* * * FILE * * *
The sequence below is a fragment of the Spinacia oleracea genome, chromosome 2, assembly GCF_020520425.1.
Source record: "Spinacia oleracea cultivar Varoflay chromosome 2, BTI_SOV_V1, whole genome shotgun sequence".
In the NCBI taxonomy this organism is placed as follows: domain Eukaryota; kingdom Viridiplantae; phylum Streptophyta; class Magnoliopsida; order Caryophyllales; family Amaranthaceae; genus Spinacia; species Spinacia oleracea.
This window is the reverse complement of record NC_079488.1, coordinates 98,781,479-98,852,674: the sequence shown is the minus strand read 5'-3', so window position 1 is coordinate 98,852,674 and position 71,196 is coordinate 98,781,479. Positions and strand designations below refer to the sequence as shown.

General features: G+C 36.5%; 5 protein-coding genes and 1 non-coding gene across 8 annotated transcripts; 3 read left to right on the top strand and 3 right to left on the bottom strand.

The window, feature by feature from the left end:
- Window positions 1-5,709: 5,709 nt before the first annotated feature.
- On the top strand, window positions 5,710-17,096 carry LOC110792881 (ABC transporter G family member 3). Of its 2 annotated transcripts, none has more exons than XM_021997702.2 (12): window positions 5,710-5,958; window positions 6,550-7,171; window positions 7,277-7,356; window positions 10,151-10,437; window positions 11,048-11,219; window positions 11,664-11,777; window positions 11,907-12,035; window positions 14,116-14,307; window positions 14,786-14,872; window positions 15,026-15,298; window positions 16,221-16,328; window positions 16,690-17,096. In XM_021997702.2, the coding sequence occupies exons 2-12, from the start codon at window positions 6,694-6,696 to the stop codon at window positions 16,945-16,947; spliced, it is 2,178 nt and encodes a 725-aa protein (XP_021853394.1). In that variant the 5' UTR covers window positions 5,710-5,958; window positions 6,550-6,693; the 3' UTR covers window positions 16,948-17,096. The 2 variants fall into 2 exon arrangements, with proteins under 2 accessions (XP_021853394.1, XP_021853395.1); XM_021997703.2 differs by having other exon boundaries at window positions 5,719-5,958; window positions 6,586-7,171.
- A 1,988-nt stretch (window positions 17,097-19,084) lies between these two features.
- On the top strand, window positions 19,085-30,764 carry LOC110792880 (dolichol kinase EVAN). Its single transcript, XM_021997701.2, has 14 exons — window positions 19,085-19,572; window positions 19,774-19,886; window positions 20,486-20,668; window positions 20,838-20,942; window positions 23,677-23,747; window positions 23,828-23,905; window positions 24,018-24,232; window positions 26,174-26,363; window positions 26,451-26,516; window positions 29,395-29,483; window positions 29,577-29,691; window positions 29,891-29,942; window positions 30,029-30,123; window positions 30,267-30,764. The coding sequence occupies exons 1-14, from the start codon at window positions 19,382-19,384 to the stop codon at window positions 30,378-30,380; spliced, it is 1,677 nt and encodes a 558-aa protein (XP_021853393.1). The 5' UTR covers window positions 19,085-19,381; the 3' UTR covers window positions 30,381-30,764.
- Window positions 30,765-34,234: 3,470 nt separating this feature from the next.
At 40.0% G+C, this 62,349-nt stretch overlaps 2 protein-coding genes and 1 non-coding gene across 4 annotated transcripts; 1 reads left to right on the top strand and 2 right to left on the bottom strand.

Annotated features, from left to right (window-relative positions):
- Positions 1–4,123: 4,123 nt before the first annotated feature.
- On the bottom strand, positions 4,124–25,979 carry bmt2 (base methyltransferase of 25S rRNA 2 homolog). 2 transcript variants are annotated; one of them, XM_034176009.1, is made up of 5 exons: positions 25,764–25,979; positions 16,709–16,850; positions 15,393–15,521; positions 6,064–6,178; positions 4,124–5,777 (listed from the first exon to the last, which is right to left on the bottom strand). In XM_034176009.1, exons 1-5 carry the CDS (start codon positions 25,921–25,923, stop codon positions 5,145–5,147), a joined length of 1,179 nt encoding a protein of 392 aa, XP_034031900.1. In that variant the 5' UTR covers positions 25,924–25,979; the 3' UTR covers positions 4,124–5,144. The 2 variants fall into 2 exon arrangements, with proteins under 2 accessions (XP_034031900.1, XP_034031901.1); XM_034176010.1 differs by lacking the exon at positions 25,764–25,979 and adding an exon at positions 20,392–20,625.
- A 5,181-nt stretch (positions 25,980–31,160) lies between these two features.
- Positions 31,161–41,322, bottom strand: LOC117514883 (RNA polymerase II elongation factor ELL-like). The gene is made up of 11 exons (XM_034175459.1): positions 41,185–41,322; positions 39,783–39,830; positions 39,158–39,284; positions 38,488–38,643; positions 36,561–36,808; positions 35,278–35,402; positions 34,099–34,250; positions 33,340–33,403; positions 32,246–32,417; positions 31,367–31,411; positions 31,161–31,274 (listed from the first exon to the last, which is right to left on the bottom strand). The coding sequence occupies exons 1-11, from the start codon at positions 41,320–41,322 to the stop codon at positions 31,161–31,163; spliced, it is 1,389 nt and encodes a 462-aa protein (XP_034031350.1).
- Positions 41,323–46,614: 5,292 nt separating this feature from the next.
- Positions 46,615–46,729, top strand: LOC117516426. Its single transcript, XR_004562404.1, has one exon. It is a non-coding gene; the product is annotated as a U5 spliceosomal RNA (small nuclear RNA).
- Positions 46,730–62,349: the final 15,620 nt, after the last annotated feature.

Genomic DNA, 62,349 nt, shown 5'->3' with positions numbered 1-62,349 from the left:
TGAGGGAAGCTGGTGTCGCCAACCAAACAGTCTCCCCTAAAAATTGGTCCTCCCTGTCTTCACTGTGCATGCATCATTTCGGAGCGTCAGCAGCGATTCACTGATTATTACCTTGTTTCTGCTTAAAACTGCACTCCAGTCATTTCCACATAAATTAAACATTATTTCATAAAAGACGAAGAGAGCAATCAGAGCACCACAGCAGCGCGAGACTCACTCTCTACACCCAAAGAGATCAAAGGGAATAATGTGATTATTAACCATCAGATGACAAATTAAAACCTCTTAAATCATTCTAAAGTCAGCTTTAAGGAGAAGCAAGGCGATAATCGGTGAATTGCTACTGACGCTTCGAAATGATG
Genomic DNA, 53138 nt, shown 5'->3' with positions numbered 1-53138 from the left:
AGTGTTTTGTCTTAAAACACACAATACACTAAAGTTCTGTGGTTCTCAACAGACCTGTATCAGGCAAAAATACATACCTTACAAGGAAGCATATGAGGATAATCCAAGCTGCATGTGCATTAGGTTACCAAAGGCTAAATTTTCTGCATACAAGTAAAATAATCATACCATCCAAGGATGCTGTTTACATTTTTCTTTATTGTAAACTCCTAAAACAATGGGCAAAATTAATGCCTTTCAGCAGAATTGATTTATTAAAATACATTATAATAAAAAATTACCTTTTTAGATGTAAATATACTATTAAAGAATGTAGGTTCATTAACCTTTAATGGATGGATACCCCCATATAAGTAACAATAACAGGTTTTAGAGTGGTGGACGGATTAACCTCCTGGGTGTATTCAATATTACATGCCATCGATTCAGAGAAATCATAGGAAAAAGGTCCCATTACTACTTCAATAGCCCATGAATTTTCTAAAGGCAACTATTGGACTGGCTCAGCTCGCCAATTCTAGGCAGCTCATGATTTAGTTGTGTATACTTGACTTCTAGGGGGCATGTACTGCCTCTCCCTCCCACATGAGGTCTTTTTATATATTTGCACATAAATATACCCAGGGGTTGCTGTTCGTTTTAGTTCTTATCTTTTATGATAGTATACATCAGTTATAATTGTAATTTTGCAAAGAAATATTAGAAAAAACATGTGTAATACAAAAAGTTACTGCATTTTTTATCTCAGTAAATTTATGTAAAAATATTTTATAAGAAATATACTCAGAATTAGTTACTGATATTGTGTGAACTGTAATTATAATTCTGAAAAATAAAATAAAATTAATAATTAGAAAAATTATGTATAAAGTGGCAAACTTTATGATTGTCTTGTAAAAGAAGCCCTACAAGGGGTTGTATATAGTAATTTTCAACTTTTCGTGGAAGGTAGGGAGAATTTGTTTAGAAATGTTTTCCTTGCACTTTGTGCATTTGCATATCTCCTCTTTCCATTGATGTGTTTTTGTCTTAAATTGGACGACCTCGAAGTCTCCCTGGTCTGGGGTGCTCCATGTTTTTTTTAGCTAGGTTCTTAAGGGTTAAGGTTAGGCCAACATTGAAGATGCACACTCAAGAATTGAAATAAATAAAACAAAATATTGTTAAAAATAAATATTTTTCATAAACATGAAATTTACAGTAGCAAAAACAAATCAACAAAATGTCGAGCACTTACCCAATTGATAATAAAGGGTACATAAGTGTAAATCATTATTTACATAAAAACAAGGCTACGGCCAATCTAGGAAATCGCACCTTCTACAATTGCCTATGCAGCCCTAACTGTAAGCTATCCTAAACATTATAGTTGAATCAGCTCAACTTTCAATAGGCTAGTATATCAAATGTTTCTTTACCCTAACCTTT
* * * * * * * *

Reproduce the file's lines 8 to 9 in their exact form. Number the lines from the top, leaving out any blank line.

- On the top strand, window positions 5,710-17,096 carry LOC110792881 (ABC transporter G family member 3). Of its 2 annotated transcripts, none has more exons than XM_021997702.2 (12): window positions 5,710-5,958; window positions 6,550-7,171; window positions 7,277-7,356; window positions 10,151-10,437; window positions 11,048-11,219; window positions 11,664-11,777; window positions 11,907-12,035; window positions 14,116-14,307; window positions 14,786-14,872; window positions 15,026-15,298; window positions 16,221-16,328; window positions 16,690-17,096. In XM_021997702.2, the coding sequence occupies exons 2-12, from the start codon at window positions 6,694-6,696 to the stop codon at window positions 16,945-16,947; spliced, it is 2,178 nt and encodes a 725-aa protein (XP_021853394.1). In that variant the 5' UTR covers window positions 5,710-5,958; window positions 6,550-6,693; the 3' UTR covers window positions 16,948-17,096. The 2 variants fall into 2 exon arrangements, with proteins under 2 accessions (XP_021853394.1, XP_021853395.1); XM_021997703.2 differs by having other exon boundaries at window positions 5,719-5,958; window positions 6,586-7,171.
- A 1,988-nt stretch (window positions 17,097-19,084) lies between these two features.